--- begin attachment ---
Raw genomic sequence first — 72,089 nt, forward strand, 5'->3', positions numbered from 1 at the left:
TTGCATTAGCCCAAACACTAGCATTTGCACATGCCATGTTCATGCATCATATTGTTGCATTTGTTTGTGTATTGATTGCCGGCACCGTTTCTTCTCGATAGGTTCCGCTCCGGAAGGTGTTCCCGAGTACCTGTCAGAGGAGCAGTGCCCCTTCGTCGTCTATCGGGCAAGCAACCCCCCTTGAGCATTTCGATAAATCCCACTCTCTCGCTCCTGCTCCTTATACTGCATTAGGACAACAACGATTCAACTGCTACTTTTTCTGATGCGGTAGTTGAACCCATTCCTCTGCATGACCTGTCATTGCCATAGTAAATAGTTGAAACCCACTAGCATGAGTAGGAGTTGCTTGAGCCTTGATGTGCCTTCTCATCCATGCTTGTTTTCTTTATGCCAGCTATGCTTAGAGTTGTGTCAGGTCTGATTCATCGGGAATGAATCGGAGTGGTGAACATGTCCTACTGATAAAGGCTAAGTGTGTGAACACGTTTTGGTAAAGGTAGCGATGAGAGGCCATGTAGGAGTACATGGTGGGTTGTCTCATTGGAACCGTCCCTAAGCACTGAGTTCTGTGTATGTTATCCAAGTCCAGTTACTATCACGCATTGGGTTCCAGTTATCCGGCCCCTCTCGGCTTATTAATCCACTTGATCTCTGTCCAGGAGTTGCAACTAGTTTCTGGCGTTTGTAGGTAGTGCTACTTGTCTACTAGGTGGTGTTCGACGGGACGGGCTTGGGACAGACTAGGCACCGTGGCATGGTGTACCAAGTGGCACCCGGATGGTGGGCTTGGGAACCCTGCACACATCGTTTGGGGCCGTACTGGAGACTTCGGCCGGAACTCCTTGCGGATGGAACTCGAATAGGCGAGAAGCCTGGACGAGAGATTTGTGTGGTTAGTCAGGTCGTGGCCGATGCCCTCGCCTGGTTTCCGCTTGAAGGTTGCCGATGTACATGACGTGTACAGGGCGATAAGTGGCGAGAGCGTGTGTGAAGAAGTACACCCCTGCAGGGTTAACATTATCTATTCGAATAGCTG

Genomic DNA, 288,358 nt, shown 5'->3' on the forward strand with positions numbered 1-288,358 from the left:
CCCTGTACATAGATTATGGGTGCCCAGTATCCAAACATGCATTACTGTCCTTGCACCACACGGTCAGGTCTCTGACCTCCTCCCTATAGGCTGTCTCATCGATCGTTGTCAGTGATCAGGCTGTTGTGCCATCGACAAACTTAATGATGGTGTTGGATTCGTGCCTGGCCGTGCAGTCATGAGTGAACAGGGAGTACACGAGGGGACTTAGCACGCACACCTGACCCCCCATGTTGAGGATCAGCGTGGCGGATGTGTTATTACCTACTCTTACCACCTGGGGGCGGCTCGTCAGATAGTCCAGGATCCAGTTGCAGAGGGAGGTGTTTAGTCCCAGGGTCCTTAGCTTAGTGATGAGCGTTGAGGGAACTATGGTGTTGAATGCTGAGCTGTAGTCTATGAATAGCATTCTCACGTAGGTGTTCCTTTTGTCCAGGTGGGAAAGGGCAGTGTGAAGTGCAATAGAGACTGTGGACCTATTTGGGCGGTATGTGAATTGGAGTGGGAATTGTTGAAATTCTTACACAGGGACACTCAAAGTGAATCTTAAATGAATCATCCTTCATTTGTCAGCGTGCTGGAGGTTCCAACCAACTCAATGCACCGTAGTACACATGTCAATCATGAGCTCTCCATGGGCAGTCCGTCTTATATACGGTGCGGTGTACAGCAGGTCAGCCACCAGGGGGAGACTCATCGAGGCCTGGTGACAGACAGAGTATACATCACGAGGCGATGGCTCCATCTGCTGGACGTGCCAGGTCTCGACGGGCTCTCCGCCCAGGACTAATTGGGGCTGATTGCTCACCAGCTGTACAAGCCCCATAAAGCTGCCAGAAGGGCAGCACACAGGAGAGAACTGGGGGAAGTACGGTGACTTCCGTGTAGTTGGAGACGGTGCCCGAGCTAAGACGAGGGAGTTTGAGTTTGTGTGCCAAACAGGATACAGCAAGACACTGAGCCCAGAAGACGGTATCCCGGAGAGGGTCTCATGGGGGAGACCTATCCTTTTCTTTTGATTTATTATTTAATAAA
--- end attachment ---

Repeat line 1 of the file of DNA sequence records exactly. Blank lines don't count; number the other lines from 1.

Raw genomic sequence first — 72,089 nt, forward strand, 5'->3', positions numbered from 1 at the left: